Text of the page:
“I think this is a tough on crime administration, and you see that reflected in the statements of Trump and the statements of the attorney general and through all the various components,” Abt says. “OJP generally has adopted a more law enforcement centric approach. And it’s not surprising that OJJDP is doing the same … This is them doing what they said they would do.”
The website changes observed by WIP came in part during the tenure of Caren Harp, who took control of the office at the start of 2018. Harp, who has a background both as a prosecutor and a public defender, had spent years working on juvenile justice issues at the American Prosecutors Research Institute. Just before joining OJJDP, Harp was an associate professor at the Liberty University School of Law, a Christian university with close ties to the conservative movement.
As someone with a long history of involvement with juvenile justice issues, Harps’ appointment was initially greeted with cautious optimism by many advocates, at least in light of the lack of experience of some other Trump appointees. But within months, Harp’s public statements had signaled a new direction at OJJDP.
“[OJJDP policy] drifted a bit to a focus on avoiding arrests at all costs and therapeutic intervention,” Harp told a writer with Juvenile Justice Information Exchange (JJIE) in one of her first interviews, published in March. “It went a little too far to the side of providing services without thinking of short-term safety.” At a subsequent conference organized by the Coalition for Juvenile Justice in July, Harp sparked controversy with comments that many advocates interpreted as downplaying the problem of disproportionate minority youth contact with the juvenile system, and overemphasizing the danger of youth involved with the legal system. The sentiments were particularly notable given that reducing such contact is one of OJJDP’s four core mandates. The “Girls and the Juvenile Justice System” policy guidance that was removed from the OJJDP website specifically included information about girls and women of color, who are disproportionately represented in the justice system.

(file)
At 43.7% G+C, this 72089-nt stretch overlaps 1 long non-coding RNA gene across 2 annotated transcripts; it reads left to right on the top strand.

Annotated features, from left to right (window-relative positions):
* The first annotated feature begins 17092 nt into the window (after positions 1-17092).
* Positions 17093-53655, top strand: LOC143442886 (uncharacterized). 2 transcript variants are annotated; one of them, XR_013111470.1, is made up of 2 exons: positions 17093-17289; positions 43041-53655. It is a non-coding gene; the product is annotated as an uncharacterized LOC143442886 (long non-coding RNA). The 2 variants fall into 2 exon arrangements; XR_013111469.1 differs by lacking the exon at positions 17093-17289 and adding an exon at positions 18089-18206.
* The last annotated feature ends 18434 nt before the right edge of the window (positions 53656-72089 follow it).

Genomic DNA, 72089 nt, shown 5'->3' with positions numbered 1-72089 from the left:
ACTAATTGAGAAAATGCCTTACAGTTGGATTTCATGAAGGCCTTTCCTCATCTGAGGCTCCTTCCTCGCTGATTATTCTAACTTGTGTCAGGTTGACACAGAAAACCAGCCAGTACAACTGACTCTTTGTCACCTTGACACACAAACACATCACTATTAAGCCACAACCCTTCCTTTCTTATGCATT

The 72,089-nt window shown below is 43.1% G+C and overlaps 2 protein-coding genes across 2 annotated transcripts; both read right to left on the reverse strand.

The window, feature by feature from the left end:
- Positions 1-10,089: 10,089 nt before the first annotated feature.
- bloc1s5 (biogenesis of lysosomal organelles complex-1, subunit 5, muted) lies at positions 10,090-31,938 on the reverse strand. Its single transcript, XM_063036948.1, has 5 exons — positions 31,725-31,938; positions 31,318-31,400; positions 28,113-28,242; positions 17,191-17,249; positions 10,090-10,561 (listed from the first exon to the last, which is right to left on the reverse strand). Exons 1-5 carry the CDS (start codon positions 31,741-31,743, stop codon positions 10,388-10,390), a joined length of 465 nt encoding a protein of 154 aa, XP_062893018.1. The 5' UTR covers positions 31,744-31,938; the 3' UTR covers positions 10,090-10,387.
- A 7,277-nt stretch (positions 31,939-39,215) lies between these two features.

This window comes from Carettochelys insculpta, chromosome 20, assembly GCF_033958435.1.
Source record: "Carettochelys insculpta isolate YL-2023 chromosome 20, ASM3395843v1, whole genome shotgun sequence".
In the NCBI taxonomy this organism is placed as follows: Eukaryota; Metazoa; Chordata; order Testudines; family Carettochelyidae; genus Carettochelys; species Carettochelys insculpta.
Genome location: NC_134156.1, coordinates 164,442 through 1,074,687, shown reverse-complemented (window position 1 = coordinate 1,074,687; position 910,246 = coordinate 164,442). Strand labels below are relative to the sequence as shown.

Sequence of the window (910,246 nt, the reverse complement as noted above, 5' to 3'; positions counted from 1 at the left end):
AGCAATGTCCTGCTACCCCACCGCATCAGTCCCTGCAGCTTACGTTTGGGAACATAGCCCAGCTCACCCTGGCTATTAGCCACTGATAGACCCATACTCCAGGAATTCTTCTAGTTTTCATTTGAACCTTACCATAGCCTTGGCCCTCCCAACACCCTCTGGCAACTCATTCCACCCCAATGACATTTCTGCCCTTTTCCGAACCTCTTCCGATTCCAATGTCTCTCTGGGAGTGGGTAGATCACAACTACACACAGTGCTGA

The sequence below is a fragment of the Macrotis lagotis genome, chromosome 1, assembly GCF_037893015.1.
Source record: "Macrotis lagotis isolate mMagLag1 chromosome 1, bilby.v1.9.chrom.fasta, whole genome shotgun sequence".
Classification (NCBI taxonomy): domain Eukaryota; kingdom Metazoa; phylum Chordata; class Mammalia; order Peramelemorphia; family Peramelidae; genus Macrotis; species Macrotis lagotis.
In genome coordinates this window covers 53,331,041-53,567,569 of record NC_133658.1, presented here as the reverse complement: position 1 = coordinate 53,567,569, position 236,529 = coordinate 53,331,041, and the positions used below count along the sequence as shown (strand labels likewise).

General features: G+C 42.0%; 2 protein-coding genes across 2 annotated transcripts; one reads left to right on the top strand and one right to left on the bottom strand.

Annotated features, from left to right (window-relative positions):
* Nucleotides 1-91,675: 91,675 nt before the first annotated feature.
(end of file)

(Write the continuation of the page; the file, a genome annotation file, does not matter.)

As the Marshall Project recently reported, the agency under Harp has significantly changed how it collects data on disproportionate minority contact, the subject that caused such trepidation in July. The office requires local agencies to provide statistics on how often and why young people of color end up in the justice system, and recent changes in policy at OJJDP will reduce the scope of that collection. “OJJDP is dismantling protections for kids of color. It’s that simple,” one advocate told the publication.
A New Grant
A number of advocates who spoke with WIP pointed toward a grant opened to applicants for the first time this year as emblematic of the new focus on law enforcement at OJJDP. The estimated $7.2 million grant is aimed at “gang suppression” among unaccompanied alien children (UAC) — undocumented immigrant children not in custody of a parent or guardian, often known simply as unaccompanied minors — and seeks as a primary goal to reduce “gang violence associated with UAC.” The grant stipulates that programs receiving funding “must be led by law enforcement,” and its full title “A Law Enforcement and Prosecutorial Approach To Address Gang Recruitment of Unaccompanied Alien Children” is explicit about the emphasis it places on punitive measures.
Unaccompanied minors who have been separated from their families or who have entered the U.S. alone have become a political focal point over the past 18 months, with more that 12,000 migrant youth currently in U.S. government custody. President Donald Trump and Attorney General Jeff Sessions have repeatedly alleged that unaccompanied minors pose a special threat, and have linked them to gangs like MS-13, allegations that have often drawn charges of bias.
While the grant proposal itself acknowledges that “there are no official statistics on UAC and gang involvement,” it nonetheless asserts that “UAC present fertile recruiting opportunities for violent gangs.” The only direct evidence cited in the grant documentation is the government’s own anecdotal accounting of unaccompanied minors held in secure facilities by the Department of Health and Human Services. In 2017, a federal court in California ruled that the administration had lacked evidence when they characterized a group of unaccompanied minors as gang members.
“If you talk to people who work with unaccompanied minors, they have very, very few with any gang affiliation,” says Marcy Mistrett, CEO of the Campaign for Youth Justice. “If anything, they fled their home country seeking asylum because of fear of the gangs there.” OJJDP did not respond to specific questions about the grant or factual assertions made in associated documents.
The broad changes in policy approach at OJJDP have been stark enough that at least one grantee, the W. Haywood Burns Institute for Justice Fairness and Equity, has decided to stop working with the office. James Bell, the organization’s director, told WIP that the DOJ as a whole, and OJJDP in particular, has seemed uninterested in their priorities, which are the reduction of racial and ethnic disparities in the criminal justice system. After conversations with the office early in the Trump administration, Bell said the organization had decided not to seek funds from OJJDP in the future.
“We had some work that was left over from the Obama administration, and then they issued a few guidelines that gave me pause,” Bell says. “So, as an organization, we decided that we were not going to take the justice department’s money.”